ArtsAutosBooksBusinessEducationEntertainmentFamilyFashionFoodGamesGenderHealthHolidaysHomeHubPagesPersonal FinancePetsPoliticsReligionSportsTechnologyTravel

Introduction to the Coq Software for Type Theory

Updated on November 29, 2013

Coq is a program designed to have type theory, or similar foundational mathematics written into it. You can define functions and objects, and write out proofs. To read this some idea about type theory might be preferable for the theory, but it is not strictly necessary. I here use excerpts from a program I wrote in which I tried to explain Euclidean Geometry as type theory.

First, a quick note : Coq works very much like a programming software, and like programming languages it has several libraries with notations and functions available. If you make a new Coq file it will start out with the library of natural numbers and functions related to them, some basic operations and such. I am not going to use them in these examples, so they are removed.

Also, if anyone is wondering about the name, it comes from French, where the unfortunate assosiations you get in English do not apply.

An example from my first real Coq program.
An example from my first real Coq program. | Source

Defining Types

Now, the first thing you will use both in Coq and in type theory is a type. Type is here defined the same way as in type theory, any term, or object, used is of some type, and of only one type. For example:

Variable Point : Type.

This line defines a type called Point, and we can now create objects with this type. The types defined this way are primitive type, they are not made in relation to anything else.

Second, a dependent type, for example :

Variable LineThrough : Point -> Point -> Type.

Here Linethrough would geometrically be the line segment between two points. Defined this way any LineThrough is created by two points, and depends on these points. In a similar fasion, I define:

Definition Triangle := Point * Point * Point.

Here, a triangle is defined as a collection of three points, which intuitively would be the corners of the triangle. By using this, we can always match a triangle two three points which define this, and often it is more useful to work with the points than the triangle itself.

Another quick note, notice that much like any line of code has to end with ; in Java, in Coq any statement must end with a punctuation mark.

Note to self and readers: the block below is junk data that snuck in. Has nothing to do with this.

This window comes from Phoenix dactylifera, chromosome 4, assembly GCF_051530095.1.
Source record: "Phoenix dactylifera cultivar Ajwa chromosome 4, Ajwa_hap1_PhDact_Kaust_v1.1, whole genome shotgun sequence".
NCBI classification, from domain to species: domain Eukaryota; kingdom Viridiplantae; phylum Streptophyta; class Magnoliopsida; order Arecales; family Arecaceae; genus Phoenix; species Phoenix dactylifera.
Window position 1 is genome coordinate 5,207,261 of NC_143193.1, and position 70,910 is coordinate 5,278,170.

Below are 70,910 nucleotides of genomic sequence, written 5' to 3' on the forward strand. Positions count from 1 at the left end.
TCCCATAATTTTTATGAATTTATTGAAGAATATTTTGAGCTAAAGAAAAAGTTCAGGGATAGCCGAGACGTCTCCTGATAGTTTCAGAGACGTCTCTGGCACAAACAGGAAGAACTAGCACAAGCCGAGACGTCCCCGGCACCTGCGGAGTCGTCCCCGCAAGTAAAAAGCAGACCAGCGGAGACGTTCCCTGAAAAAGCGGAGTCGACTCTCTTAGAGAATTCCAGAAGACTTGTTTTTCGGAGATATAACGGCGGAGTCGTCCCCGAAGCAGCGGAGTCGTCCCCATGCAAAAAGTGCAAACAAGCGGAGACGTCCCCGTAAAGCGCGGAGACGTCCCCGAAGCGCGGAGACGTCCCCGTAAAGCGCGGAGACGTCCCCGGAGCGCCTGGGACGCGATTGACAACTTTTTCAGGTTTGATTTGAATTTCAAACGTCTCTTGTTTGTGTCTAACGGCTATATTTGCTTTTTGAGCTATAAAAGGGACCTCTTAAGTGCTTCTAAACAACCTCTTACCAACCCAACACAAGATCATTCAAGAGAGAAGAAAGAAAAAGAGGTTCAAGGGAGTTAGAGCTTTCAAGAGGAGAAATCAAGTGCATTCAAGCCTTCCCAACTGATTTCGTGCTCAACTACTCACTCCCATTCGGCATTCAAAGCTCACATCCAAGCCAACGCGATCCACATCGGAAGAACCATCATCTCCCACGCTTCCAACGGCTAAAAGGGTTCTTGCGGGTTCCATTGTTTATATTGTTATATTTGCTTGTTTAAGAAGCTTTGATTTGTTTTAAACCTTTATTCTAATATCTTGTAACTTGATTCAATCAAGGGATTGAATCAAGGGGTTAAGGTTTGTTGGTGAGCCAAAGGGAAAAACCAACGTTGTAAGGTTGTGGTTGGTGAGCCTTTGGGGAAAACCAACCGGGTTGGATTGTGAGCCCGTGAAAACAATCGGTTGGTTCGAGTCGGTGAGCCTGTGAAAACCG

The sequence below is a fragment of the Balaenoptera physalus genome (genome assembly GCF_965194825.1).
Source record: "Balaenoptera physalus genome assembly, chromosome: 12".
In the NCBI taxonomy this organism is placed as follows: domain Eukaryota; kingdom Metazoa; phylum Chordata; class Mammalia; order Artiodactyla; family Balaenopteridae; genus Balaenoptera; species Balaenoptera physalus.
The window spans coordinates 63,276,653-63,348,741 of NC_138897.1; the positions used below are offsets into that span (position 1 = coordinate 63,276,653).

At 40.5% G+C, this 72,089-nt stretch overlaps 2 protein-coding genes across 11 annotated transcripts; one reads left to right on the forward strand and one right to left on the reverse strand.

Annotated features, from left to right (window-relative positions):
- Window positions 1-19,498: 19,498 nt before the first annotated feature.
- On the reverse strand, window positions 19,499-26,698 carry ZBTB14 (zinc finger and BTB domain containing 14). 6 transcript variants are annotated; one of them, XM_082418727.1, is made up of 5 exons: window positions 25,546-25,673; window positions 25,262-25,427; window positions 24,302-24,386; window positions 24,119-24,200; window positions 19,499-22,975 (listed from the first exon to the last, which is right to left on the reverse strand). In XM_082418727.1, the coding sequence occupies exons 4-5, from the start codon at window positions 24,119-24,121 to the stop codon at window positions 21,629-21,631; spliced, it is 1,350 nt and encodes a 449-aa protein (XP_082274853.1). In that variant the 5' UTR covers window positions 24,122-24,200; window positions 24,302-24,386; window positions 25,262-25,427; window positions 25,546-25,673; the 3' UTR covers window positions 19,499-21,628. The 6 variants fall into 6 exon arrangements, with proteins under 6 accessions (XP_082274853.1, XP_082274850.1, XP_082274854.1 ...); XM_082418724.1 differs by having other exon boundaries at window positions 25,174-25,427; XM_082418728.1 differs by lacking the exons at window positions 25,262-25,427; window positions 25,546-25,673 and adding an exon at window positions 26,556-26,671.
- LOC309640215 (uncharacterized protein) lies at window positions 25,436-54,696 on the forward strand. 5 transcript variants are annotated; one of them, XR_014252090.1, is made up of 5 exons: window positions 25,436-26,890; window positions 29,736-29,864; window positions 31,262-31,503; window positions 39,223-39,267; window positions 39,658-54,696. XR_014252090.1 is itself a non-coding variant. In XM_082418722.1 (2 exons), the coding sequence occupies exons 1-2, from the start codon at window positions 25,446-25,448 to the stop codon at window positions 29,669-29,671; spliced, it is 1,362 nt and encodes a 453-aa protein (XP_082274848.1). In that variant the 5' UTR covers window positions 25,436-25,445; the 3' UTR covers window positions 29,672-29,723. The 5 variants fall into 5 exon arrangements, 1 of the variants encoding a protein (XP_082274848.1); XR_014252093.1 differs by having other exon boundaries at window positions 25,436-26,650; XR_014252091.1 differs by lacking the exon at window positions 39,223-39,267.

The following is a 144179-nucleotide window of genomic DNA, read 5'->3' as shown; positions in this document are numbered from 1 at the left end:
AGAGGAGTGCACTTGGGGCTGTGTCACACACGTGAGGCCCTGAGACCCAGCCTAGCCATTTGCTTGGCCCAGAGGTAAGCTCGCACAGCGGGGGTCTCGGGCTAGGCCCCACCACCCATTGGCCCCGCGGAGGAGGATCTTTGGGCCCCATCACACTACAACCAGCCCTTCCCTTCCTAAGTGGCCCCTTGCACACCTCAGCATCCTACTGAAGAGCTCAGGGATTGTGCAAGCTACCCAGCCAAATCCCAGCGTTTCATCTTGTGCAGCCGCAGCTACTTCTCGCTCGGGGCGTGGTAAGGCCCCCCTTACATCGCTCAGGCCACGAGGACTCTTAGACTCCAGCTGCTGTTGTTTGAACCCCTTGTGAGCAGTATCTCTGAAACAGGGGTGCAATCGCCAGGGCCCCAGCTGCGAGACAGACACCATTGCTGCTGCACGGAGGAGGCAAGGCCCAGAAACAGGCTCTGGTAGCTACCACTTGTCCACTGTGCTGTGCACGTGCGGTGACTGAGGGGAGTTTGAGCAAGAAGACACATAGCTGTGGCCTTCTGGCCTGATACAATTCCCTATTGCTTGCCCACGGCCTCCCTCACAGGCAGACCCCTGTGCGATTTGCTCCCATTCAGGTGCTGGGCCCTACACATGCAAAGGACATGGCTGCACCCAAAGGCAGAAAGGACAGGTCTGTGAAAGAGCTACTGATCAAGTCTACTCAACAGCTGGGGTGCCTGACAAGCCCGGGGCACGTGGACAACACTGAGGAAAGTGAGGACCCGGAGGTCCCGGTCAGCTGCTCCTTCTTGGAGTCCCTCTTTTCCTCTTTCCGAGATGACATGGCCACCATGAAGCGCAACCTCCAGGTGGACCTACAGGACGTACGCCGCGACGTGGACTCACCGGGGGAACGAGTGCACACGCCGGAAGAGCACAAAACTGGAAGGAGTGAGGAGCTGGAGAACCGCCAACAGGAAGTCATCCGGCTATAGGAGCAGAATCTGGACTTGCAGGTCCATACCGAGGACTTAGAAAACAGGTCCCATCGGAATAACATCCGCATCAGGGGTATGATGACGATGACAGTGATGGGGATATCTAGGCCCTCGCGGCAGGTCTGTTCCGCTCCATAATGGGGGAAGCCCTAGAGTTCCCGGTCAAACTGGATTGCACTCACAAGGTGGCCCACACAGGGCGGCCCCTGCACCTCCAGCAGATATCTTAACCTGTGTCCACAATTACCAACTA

The Identity Type and Functions

Next, the identity type. Identity types are not a necessity in all type theory, but in my building of geometry it is very useful. It is simply the statement that two terms are equal. Coq has the idea programmed in, so it is easy define. Note that an identity type is only defined on one type. For example:

Definition EqualPoint (P Q : Point) := identity P Q.

Definition is used to rename the identity type. := means that we define the left side a the right side. Inside the parenthesis we clarify that P and Q are of the type Point.

Let us define:

Variable Angle : Type.

We can now create a function:

Variable CreateAngle : Point -> Point -> Point -> Angle.

This will allow us to take three points and map them to an angle. Note that all points here are taken as parameters of the function, and an angle is the result. Also, the variable CreateAngle is actually of the dependent type Point*Point*Point*Angle. Next comes another variable:

Variable AngleSym : (forall P Q R : Point, EqualAngle (CreateAngle P Q R) (CreateAngle P R Q)).

This one has more in common with a definition or axiom from our understanding of mathematics, but is here a variable or a conversion rule. Now, the only statement made is what is to the right of the last comma, in this case EqualAngle (CreateAngle P Q R) (CreateAngle P R Q)

Everything to the left are requirements for this statement to apply. As you might guess, forall means for all, and after that we define three points P, Q, R. CreateAngle is the same function as earlier, note that the points are simply written after the name of the function with no parenthesis. AngleSym tells us that for any three points, it does not matter in which order you put the two last points in the CreateAngle function, the two terms are equal. This is not true for changing the point P, the first is here intuitively the point at the base of the angle, and changing it may change the angle.

Adding requirements

Next I am going to define a ray, so we may look at a slightly more complicated version of such a variable :

Variable Ray : Type.

Variable CreateRay : Point -> Point -> Ray.

Variable StartingPointRay : Ray -> Point.

Definition EqualRay (R S : Ray) := (identity R S).

The startingpoint of the ray is obviously exactly what it seems to mean. Now, look at this variable:

Variable StartingPointRayDef : (forall R : Ray, forall P Q : Point, forall p_q_makeR : EqualRay R (CreateRay P Q), EqualPoint P (StartingPointRay R)).

This one is a little longer, but most of it is obvious, we have any ray and any two points, but another requirement is put in, namely:

forall p_q_makeR : EqualRay R (CreateRay P Q)

The first part is just a name of the requirement and is not important, what the other part states is that the ray R is equal to the ray made by P and Q. With this we can add requirements beyond just what type the different objects should have, and only if this statement is true do we have:

EqualPoint P (StartingPointRay R)

That is to say that P is the starting point of the R if R equals CreateRay P Q.

And that is the basic of writing axioms, functions and types in Coq. Next time I will write about how to prove statements in Coq relying only on previously defined types and variables.


    0 of 8192 characters used
    Post Comment

    No comments yet.